Pygmalion Theater Company
In the words of Sister Dottie S. Dixon, "Landsamercy!" The fictional, and sometimes no-so-fictional, character is returning to the stage.
"The Passion of Sister Dottie S. Dixon — Second Helpings" will open the season for Pygmalion Theater Company.
"The first Dottie was the most successful show we've ever done, ever," said artistic director Fran Pruyn. "It made this year's season possible."
Meet Sister Dixon, a Mormon mom who loves her church and culture. "She very much loves being a Mormon," Pruyn said, "but she also has a gay son she loves, as well."
The character — a Mormon wife (to Don, for 37 years) and mother active in her church, living in Spanish Fork — is based on creator and star Charles Lynn Frost's own mother.
For the second go-round, Frost and co-creator Troy Williams have tightened the script. "They added some explanation for non-Mormon people," Pruyn said, "and tried to make it less of an inside joke."
She also said the new version takes in to consideration current events, "things that happened over the summer, and there is a new video element."
Dottie has a show on KRCL and went into the first production with a built-in audience. Even though Dottie is played by Frost, "it's never meant to be Dame Edna," Pruyn said. "Charles is a legit actor playing a legit role, and he's wonderful."
"What surprised us was how the audience changed over the course of the run," she said. "In the beginning we had a big LGBT (lesbian, gay, bisexual, transgender) following. Then we saw gay people bring their families, and they were moved. Out of nowhere, our audience became older women," she said. "We'd have large groups of middle-aged women relating to Dottie, and it was incredibly sweet."
Dottie's universal appeal makes sense to Pruyn. "The show is a gentle approach to the issue," she said. "Nobody wanted a heavy-handed satire of the Mormon church — that's not who Dottie is. She's a woman who loves her church and loves her gay son. But she'd never thumb her nose at her culture."
Beyond that, anyone who has lived in Utah "knows a Dottie," Pruyn said. "Rural vernacular, cultural idiosyncrasies, a big heart and a big mouth. But there is something about her warmth and ability to love that draws you."
With her own Web site (sisterdottie.com), Twitter and Facebook page (2,700 friends-strong) "there isn't a day that Dottie doesn't hear, 'I wish my mom were like you.' "
"The Passion of Sister Dottie S. Dixon — Second Helpings," Pygmalion Theatre Company, Oct. 2-25. Rose Wagner Performing Arts Center.
Starring: Charles Lynn Frost, accompanied by Kent Frogley (Sister Dartsey Foxmoreland).
Here are the rest of the week's theater openings:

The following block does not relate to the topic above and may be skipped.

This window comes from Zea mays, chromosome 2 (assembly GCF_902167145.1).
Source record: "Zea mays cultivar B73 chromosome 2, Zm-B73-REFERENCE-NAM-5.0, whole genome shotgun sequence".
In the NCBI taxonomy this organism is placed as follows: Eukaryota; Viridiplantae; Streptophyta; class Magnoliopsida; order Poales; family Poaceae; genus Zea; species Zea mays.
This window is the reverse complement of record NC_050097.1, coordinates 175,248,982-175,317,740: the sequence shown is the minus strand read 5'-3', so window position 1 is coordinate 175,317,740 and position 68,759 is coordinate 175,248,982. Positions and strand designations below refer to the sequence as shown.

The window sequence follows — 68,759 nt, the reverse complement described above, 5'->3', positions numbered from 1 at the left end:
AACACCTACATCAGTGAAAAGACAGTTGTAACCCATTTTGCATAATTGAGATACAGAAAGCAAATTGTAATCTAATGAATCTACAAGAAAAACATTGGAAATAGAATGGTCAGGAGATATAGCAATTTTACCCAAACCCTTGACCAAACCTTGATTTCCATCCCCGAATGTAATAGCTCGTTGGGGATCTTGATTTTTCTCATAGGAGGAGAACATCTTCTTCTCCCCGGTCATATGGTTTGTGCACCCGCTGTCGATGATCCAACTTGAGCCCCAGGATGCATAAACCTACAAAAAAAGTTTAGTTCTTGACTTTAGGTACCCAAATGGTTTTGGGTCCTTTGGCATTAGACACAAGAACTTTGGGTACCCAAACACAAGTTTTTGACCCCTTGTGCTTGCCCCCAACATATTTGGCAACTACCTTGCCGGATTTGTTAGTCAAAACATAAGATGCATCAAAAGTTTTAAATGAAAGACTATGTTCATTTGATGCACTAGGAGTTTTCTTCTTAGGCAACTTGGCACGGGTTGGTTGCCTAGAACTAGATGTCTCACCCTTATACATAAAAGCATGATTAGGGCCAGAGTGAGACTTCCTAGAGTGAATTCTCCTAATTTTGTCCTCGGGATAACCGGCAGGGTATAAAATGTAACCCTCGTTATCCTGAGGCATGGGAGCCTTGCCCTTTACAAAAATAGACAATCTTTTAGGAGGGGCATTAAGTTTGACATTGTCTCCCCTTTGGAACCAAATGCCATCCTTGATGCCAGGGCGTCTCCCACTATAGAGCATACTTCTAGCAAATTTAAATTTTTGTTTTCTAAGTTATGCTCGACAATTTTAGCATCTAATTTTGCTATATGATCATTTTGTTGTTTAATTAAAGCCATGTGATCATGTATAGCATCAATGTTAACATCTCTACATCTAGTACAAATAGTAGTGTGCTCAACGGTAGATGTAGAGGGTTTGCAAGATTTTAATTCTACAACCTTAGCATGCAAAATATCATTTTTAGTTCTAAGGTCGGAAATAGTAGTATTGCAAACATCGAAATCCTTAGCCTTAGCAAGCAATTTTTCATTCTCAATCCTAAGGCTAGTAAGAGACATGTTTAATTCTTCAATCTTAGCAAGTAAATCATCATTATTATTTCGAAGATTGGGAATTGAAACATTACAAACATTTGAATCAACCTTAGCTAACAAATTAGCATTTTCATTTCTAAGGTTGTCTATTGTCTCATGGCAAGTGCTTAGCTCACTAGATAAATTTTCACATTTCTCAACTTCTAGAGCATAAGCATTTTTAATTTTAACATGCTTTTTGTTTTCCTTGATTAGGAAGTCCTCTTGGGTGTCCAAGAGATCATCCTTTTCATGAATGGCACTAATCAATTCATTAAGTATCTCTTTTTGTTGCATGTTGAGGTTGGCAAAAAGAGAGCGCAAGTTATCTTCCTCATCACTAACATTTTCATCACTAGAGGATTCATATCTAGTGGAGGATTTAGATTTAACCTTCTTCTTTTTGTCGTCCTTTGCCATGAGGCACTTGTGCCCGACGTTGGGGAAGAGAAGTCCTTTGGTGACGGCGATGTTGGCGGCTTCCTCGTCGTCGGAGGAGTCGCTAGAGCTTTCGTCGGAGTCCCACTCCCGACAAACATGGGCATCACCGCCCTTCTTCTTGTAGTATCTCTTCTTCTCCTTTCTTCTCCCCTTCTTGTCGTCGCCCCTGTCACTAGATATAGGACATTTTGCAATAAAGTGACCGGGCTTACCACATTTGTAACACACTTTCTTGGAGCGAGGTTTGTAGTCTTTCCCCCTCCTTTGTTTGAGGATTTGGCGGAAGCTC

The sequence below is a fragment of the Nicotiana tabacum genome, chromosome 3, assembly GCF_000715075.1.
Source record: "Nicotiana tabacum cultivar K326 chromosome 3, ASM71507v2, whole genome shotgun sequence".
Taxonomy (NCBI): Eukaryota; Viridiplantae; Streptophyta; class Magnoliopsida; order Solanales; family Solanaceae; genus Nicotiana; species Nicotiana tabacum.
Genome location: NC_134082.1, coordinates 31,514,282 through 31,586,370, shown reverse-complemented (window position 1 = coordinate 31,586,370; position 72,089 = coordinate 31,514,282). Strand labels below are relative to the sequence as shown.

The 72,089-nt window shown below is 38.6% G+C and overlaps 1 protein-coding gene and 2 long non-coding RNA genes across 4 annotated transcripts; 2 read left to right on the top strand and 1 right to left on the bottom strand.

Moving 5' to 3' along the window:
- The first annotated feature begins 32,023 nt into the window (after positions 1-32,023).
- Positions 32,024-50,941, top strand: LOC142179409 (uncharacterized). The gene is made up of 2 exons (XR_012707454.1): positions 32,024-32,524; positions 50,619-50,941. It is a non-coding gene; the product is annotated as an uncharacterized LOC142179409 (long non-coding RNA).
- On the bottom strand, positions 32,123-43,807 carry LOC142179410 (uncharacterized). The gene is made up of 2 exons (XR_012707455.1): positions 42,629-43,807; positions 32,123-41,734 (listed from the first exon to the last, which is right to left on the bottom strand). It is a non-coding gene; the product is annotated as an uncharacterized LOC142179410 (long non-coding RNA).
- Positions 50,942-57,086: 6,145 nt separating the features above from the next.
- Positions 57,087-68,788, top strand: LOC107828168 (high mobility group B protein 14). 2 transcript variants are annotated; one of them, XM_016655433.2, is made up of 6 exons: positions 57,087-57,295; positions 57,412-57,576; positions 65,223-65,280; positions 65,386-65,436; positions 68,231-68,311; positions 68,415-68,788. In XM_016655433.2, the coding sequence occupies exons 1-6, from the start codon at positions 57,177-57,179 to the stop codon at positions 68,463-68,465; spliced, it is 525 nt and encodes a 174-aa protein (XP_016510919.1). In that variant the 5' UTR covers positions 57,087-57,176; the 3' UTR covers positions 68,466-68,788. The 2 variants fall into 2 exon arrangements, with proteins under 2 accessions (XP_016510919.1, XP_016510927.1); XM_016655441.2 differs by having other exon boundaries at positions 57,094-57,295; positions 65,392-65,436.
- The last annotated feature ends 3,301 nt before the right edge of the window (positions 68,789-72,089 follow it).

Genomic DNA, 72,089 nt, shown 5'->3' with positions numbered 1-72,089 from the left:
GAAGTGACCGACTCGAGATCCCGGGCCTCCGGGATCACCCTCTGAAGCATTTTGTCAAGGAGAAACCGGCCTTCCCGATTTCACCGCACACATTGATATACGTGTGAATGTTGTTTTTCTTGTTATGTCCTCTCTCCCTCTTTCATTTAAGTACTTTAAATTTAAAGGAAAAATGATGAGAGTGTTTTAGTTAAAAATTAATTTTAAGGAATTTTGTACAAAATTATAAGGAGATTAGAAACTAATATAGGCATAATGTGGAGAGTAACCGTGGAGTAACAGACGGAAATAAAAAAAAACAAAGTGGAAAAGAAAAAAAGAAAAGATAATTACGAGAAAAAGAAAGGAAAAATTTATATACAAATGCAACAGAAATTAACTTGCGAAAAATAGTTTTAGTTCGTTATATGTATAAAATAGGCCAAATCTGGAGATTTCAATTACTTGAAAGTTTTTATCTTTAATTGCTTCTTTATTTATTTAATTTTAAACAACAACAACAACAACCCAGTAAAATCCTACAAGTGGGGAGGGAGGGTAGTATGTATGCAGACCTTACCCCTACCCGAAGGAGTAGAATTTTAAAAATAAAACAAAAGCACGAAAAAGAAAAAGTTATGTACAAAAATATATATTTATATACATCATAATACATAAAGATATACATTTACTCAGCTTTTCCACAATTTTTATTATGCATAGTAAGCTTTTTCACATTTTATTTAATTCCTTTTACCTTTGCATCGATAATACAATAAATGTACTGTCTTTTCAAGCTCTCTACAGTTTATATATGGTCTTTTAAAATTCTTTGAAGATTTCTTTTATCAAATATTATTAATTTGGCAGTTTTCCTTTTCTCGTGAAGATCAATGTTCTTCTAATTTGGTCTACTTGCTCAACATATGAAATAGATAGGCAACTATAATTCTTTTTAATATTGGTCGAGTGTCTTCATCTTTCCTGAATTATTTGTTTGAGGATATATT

"Evita," Oct. 2-30, Rodgers Memorial Theatre, 292 E. Pages Lane, Centerville.
Andrew Lloyd Webber's Tony-Award winning epic tale of Eva Peron's meteoric rise to power in 1940s Argentina. The show is filled with memorable tunes such as "Don't Cry For Me Argentina" and "And the Money Kept Rolling In" and stars Rodgers' favorites Holly Jo Samuelson and Erin Carlson (Eva); Jeremy Flygare and David Weekes (Che) and Chuck Gilmore and Joe Paur (Juan).
Shows are nightly, except Sunday; 7:30 p.m.; $10-$17 (801-298-1302 or www.rodgersmemorial.com).
"Fuddy Meers," Oct. 2-10, Weber State University, Val A. Browning Center.
A 1999 comedy by David Lindsay-Abaire that finds humor in amnesia, aphasia crime and mental illness. This is a roller-coaster whodunit with no dead bodies. Strange things happen as Claire, who has amnesia, looks through a scrapbook — compiled by her husband — to remind her of her life and sees a man crawl out from underneath her bed telling her she's in danger.
Shows are nightly, except Sunday and Monday; 7:30 p.m.; $7-$10 (800-978-8457).
"Little Shop of Horrors," Oct. 1-Nov. 21, Hale Center Theater Orem, 225 W. 400 North, Orem.
The popular musical, starring the biggest man-eating plant, Audrey II, is sure to get you in the Halloween spirit. The Audrey II has made a big star of shy Seymour, but is he willing to keep the plant alive on a diet of human blood? Great music and the show's crafty designers make the plant come to life. The show stars Christian Busath, Korianne Orton Johnson, Hailey Smith and Jason Tatom.
Shows are nightly, except Sunday, with Saturday matinees available; $15.50-$19.50 (801-226-8600 or www.haletheater.org).
"Ruddigore," Holladay Arts Council, Oct. 3, Big Cottonwood Room, City Hall, 4580 S. 2300 East.
Kick off your Halloween season with ghosts, bad baronets and a family curse. All part of Gilbert and Sullivan's operetta — a comic tale of romance and witchcraft. This is a staged concert, starring Tony Porter, Clara Hurtado Lee, Steve Williams, Mary Sorensen and Becky Gardner.
The show is at 7 p.m., free, with donations accepted (801-953-3250).
- The 20 best family-friendly movies of 2014
- Is ‘The Battle of the Five...
- Did Disney succeed in creating a...
- Chris Hicks: More than ever, 2014 was a Comic...
- ‘The Good Lie’ leads new...
- 10 events for a family friendly EVE...
- Box office: 'The Interview' makes $1 million...
- The 20 best family-friendly movies of 2014
- Sony announces limited release for 'The... 5
- Did Disney succeed in creating a... 4
- Cosby not finding support in black... 2
- Is ‘The Battle of the Five... 2
- Theaters treat 'The Interview' like any... 1
- N. Korea compares Obama to monkey in... 1
- 'Unbroken' is powerful, inspiring,... 1
- Chris Hicks: More than ever, 2014 was a... 1